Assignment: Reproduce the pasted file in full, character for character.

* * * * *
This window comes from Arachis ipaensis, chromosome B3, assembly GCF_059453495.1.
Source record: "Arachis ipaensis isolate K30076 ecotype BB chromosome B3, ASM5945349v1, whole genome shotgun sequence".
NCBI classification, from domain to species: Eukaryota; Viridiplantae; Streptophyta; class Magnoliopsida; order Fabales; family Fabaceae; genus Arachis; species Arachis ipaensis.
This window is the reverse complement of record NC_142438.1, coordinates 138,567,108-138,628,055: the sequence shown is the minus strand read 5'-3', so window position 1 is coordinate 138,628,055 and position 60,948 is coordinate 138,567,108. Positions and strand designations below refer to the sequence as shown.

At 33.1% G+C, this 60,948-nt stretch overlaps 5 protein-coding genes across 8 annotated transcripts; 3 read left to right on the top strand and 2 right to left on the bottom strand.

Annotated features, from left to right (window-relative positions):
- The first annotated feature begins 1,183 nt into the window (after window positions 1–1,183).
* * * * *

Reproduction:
This window comes from Arachis ipaensis, chromosome B3, assembly GCF_059453495.1.
Source record: "Arachis ipaensis isolate K30076 ecotype BB chromosome B3, ASM5945349v1, whole genome shotgun sequence".
NCBI classification, from domain to species: Eukaryota; Viridiplantae; Streptophyta; class Magnoliopsida; order Fabales; family Fabaceae; genus Arachis; species Arachis ipaensis.
This window is the reverse complement of record NC_142438.1, coordinates 138,567,108-138,628,055: the sequence shown is the minus strand read 5'-3', so window position 1 is coordinate 138,628,055 and position 60,948 is coordinate 138,567,108. Positions and strand designations below refer to the sequence as shown.

At 33.1% G+C, this 60,948-nt stretch overlaps 5 protein-coding genes across 8 annotated transcripts; 3 read left to right on the top strand and 2 right to left on the bottom strand.

Annotated features, from left to right (window-relative positions):
- The first annotated feature begins 1,183 nt into the window (after window positions 1–1,183).